Here’s how Receivership works. When a municipality invites the AG’s office to intervene, and the court concurs, the AG will invite the owner to meet, with the hope of reaching an agreement to address the property’s repair needs. If these negotiations fail, and owners do not respond to complaints, the State Sanitary Code permits the AG and/or the municipality to petition the court to appoint a receiver. The State Code allows the receiver to place a lien against the property for all costs incurred by the receiver during the project, which is given a priority over all existing liens, except municipal liens. At the conclusion of the receivership, which is generally six months to one year, the owner may reimburse the receiver for costs and clear the lien. If the owner cannot or will not pay the costs, the receiver can foreclose on the lien, and the property is sold at auction to the highest bidder.
The need for aggressive action on blighted properties persists, as some communities have still not recovered fully from the effects of the foreclosure crisis. When Attorney General Maura Healey announced the expansion of AHI in 2016, she noted that “in the wake of the foreclosure crisis, the rehabilitation of abandoned properties is the next important phase of our recovery for families and our communities. Abandoned properties are public safety hazards, reduce property values, and hinder economic development.” AHI operates in 88 cities and towns statewide.
The success of AHI in Holyoke is one example of the effectiveness of targeted, collaborative effort. Michael Moriarty, the Director of OneHolyoke CDC, cites their role as a Receiver for 140 Beech Street in Holyoke as one of the proudest moments of his career. Thanks to a resolute Attorney General, determined municipal officials, proactive courts, and responsible receivers stepping up, municipalities have a strong tool to tackle a sometimes-intractable problem, and offer opportunities to families needing quality, affordable homes.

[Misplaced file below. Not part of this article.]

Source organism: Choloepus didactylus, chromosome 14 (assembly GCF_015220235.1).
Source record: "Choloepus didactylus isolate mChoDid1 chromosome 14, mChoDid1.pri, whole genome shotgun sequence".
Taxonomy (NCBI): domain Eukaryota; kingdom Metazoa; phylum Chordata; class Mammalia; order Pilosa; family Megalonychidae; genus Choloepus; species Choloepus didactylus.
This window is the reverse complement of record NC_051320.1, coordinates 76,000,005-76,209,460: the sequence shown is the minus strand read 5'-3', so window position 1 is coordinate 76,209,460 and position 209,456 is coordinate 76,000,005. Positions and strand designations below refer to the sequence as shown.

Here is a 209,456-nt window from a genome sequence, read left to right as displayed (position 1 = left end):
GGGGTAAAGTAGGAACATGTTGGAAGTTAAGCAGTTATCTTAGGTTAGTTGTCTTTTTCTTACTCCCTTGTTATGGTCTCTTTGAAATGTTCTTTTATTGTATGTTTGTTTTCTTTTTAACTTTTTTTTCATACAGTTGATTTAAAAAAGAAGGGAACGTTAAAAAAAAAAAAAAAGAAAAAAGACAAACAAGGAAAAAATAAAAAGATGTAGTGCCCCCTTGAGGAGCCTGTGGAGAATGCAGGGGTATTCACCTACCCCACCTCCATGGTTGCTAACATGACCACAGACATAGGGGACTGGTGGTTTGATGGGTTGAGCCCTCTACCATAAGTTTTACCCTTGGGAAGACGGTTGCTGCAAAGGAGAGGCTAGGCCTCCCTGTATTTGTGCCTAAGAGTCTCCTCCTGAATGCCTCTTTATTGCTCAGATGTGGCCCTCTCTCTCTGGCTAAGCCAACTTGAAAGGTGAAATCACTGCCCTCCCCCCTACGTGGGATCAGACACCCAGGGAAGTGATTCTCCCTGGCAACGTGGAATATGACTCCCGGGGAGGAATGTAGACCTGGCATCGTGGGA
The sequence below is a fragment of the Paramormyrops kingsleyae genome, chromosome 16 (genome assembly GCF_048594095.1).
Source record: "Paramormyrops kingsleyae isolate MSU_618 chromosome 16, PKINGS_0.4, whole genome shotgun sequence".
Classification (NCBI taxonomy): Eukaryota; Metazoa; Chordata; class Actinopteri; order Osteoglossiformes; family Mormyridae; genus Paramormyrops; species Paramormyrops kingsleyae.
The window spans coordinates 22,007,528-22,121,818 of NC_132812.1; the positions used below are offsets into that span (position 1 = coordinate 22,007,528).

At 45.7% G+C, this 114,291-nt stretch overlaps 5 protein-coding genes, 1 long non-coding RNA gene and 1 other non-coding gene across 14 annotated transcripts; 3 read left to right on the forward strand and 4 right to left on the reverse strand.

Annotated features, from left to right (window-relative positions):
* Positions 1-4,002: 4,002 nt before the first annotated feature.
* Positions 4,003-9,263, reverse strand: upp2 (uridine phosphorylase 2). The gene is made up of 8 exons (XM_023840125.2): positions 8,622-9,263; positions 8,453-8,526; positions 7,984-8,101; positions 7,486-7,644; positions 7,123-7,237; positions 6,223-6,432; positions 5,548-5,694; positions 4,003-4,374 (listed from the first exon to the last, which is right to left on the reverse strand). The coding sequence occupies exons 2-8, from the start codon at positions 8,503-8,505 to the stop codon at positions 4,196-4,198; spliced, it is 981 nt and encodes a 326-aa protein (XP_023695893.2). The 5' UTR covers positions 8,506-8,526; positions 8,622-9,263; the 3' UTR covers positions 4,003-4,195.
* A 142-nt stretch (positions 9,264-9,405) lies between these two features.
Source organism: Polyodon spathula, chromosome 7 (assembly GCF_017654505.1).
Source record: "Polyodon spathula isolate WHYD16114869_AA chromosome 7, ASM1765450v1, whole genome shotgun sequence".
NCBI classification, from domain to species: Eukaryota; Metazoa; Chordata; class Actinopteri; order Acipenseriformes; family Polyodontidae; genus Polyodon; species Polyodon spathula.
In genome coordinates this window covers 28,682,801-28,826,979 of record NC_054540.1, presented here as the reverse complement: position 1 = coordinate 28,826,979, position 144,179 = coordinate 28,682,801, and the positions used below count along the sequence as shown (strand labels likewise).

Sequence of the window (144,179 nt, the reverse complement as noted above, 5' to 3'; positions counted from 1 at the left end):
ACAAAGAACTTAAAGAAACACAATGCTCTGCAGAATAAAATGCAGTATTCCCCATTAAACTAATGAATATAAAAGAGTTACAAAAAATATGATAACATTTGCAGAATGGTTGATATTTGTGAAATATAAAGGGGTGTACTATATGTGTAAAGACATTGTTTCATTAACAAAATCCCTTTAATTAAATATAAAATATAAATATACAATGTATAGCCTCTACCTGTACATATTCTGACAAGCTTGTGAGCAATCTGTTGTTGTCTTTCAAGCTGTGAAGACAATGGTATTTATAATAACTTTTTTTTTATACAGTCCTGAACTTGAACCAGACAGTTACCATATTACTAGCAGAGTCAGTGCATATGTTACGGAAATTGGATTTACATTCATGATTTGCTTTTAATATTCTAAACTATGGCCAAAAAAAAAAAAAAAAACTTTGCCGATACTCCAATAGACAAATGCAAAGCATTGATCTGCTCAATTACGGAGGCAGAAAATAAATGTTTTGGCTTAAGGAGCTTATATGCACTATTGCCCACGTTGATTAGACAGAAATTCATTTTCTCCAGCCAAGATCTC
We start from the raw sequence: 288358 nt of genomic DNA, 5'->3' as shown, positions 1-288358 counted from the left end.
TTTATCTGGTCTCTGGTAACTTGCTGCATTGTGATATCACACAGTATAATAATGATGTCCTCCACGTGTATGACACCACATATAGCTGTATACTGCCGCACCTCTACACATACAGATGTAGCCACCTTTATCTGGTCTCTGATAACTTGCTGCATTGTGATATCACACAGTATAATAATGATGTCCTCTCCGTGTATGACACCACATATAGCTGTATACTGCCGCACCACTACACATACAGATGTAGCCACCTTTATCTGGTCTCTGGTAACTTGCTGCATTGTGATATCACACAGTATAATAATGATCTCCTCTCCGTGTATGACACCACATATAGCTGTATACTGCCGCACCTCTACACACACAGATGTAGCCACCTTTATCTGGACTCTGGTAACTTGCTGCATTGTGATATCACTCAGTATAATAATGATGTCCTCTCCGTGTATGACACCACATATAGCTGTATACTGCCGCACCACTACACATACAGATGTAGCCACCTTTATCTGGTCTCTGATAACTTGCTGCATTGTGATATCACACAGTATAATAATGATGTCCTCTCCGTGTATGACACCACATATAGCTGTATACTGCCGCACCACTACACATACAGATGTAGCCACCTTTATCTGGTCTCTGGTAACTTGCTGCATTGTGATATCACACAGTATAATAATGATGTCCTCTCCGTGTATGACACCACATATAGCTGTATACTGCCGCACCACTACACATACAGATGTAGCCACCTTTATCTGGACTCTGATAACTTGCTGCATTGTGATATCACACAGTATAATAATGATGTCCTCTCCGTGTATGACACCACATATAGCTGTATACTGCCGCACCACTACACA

The Massachusetts Department of Housing and Community Development (DHCD) and MassHousing issued a Notice of Funding Availability (NOFA) for the Community Scale Housing Initiative (CSHI). This is a great opportunity for sponsors of smaller rental projects (5-20 units) to have these projects considered outside of the DHCD Tax Credit Rental Rounds.
MACDC has long advocated for a separate funding round for these community-scale projects. These more modest scale projects are necessary if the Commonwealth is to see affordable housing built in more communities in Massachusetts, including suburban areas with little or no affordable housing, rural areas where the smaller scale is more appropriate, and infill locations in Gateway Cities where small projects can have a catalytic impact on neighborhoods. MACDC’s analysis of data from DHCD’s last seven “regular” rental rounds (excluding rounds dedicated to supportive housing) demonstrates the challenges that smaller projects face in these rounds focused on tax credit projects. Of the almost 10,000 units awarded funding in these seven rental rounds, dating back to 2011, less than 3% of the units were in projects of fewer than 20 units which did not utilize low income housing tax credits.
This should change with the launch of CSHI. Under the NOFA, production projects of at least 5, but no more than 20 rental units, located in communities outside of Boston, are eligible. Units are considered affordable if targeted to households with incomes at or below 80% of area median income. The maximum subsidy per CSHI affordable unit is $150,000 if project-based rental assistance is sought, and $200,000 otherwise, with the maximum project subsidy of $1 million. Projects must be ready to proceed to closing and construction within 12 months of award. CSHI will make $10 million available from a combination of an allocation of $5 million from DHCD’s Housing Stabilization Fund and $5 million in new money from MassHousing’s Opportunity Fund.